The following was written by Kristin Leclaire, a wonderful Language Arts teacher at my school and a friend. She initially sent this to our principal, who then suggested she share with the entire staff. With permission from Kristin, I share it with you.
Hello, Warrior Family. Below is a letter I sent to Natalie on Saturday. She suggested that I share it with all of you. Please don't feel obligated to read it, but I thought I'd offer it to you just it in case it helps a little.
I love you and am proud to be part of your family.
Here it is:
As a survivor of apocalyptic moments, I thought I might share with you my thoughts on Friday’s horrific events.
I was living and teaching in Manhattan, as you know, on September 11, 2001. Watching the world fall apart on the corner of 90th and Amsterdam, I was protected by some kind of surreal aura. Jet bombers ripped open the sky as grown men in business suits cried and waitresses fled their restaurants, locking the doors with plates half full of food left on the tables. Nobody seemed able to find their wives, sons, and friends. Our safe world--our home--had shattered, and whatever familiar pieces of it remained were warped and blackened. I, like many others, watched all of this from inside a muted bubble that wouldn’t burst until I saw the news alone in my apartment later that evening, when I cried so hard that my shirt soaked through to my skin.
The next morning, however, I cried from a different place in my heart. Looking out my window on the 20th floor, I could see a growing line of women and men down on the street stretching for blocks and blocks. They were lining up to give blood to the Red Cross.
Restaurants were still closed, but not out of fear; they posted signs informing the public that all the food for the day was being donated to those in need. In the elevator, strangers asked each other, “Is your family okay? Do you need anything?” A guy sitting next to me on the subway showed me photos of ground zero and told me about his nephew, who had escaped from the first tower.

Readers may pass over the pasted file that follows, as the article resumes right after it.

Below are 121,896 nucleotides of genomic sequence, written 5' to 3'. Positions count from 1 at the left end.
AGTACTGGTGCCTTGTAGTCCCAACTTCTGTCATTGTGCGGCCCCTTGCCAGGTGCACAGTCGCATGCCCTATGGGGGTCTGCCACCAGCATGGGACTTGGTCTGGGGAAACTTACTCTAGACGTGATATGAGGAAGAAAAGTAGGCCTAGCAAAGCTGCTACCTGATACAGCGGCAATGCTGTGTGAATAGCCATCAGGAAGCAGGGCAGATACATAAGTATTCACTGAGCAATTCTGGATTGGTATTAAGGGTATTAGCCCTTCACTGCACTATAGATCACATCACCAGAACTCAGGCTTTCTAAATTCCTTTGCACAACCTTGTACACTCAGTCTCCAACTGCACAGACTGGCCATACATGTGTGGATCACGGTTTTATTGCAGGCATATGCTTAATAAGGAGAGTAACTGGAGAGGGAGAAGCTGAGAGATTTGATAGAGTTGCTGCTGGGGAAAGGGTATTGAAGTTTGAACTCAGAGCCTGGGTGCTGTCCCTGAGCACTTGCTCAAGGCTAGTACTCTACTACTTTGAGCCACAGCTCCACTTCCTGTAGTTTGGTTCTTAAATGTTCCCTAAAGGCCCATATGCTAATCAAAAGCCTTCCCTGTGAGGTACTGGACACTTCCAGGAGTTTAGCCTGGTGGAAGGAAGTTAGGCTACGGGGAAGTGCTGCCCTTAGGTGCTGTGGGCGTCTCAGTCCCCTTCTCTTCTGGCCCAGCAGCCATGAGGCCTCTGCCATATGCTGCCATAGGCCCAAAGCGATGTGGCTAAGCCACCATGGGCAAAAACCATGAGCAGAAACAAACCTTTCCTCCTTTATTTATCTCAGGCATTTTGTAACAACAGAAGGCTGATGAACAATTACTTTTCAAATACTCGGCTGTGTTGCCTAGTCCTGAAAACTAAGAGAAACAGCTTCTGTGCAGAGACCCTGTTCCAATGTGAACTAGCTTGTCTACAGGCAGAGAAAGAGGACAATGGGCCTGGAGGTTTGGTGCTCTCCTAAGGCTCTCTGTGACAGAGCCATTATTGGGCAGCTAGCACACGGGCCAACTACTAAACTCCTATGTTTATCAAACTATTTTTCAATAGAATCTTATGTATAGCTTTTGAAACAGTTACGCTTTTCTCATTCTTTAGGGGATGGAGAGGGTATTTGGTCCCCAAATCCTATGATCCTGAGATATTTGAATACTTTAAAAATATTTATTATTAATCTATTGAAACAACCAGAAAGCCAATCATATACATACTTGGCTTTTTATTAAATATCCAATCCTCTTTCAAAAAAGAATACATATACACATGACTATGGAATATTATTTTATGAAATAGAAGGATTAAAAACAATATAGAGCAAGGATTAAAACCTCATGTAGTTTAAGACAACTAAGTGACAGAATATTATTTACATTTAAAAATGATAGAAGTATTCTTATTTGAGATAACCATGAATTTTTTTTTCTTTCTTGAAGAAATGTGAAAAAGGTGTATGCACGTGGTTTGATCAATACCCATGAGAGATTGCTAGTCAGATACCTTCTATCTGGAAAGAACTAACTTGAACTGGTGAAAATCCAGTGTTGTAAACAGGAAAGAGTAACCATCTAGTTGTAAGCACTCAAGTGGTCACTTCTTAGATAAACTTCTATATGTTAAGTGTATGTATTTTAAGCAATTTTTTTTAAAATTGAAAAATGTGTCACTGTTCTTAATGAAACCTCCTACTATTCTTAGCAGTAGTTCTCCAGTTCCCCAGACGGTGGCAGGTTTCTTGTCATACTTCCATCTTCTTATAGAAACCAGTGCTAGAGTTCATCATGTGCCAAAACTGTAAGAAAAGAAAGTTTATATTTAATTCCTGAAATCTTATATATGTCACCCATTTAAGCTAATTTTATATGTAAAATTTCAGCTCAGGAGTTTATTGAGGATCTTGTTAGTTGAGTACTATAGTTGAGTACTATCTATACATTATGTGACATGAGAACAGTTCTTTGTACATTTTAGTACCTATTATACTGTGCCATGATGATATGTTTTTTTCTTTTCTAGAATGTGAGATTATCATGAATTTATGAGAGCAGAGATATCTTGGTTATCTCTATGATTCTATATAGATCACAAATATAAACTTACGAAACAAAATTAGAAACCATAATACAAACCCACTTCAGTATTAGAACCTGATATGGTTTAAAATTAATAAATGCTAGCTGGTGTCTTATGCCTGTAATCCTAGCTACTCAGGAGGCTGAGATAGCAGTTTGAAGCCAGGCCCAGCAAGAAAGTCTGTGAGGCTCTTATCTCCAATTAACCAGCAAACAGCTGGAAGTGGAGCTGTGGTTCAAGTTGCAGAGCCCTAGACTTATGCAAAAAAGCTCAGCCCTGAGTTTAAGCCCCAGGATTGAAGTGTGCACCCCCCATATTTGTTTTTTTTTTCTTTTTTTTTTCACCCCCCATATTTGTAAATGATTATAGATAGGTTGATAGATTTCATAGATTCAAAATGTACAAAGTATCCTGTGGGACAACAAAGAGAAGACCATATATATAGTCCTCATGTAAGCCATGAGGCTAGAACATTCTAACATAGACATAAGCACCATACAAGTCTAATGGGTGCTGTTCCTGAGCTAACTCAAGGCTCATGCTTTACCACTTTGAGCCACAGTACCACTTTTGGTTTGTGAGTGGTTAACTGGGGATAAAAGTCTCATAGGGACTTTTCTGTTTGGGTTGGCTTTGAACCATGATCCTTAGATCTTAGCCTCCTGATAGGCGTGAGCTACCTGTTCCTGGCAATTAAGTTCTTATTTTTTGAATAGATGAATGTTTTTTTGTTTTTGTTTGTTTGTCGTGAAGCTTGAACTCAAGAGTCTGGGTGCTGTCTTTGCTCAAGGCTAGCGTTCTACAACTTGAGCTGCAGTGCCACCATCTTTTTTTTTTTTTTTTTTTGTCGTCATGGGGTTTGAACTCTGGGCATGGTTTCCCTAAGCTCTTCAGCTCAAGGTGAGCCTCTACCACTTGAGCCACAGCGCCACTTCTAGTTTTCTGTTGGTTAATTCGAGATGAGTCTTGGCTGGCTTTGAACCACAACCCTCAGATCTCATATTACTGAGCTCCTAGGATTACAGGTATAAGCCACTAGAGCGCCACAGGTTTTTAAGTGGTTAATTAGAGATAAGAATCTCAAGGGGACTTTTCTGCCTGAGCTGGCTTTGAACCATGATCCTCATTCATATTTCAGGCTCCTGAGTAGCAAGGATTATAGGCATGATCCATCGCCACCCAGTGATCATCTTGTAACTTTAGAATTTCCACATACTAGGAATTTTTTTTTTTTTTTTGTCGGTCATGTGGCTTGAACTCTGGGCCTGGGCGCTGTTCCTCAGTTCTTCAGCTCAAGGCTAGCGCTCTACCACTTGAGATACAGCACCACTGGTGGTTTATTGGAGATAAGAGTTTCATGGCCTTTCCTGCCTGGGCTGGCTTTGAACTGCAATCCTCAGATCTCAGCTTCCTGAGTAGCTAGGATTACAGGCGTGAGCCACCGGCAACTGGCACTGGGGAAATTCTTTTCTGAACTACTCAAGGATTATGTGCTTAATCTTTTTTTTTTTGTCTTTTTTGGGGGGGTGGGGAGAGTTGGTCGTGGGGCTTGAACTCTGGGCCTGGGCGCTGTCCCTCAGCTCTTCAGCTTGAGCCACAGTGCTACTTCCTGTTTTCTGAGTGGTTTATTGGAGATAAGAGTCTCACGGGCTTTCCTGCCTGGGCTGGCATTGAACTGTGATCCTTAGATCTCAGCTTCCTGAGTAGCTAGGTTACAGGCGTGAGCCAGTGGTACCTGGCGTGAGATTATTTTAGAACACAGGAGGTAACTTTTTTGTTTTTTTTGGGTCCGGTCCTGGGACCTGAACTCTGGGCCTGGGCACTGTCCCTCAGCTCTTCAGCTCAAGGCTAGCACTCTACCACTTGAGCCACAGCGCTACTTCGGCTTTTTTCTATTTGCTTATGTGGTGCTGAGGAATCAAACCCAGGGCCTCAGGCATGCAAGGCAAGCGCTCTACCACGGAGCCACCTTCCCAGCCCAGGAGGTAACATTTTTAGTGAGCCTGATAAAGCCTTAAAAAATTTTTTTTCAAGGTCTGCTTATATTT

A woman sang, “O Holy Night” in the middle of the midtown subway platform, and a hundred of us stopped rushing for a moment, put down our bags, and just listened, tears rolling down our faces as her voice reverberated off the tile walls, spreading and soaring and filling up the spaces left by lost sisters and husbands and fathers. I thought maybe she was an angel.
In a city known for its rude inhabitants, where people thought nothing of letting doors slam in my face and cutting in front of me at Zabars, something unexpected was happening: New Yorkers were becoming family.
For every action there is an equal and opposite reaction, and you see, the evil that blew up those buildings was being pushed away by the good in the hearts of the survivors. In the same way, I believe the hate and desperation that exploded in our school on Friday will be pushed back by our love and hope. We will heal together, taking care of each other as a family. Like the survivors of 9-11, we are the only ones who really know what it was like at ground zero, and the same force that had us huddled in the dark corners of our classrooms will help us put our arms around each other.
Scar tissue, it turns out, may be uglier than unassaulted skin, but it’s also thicker and tougher, and man, does it run deep.
Much, much love to all Warriors,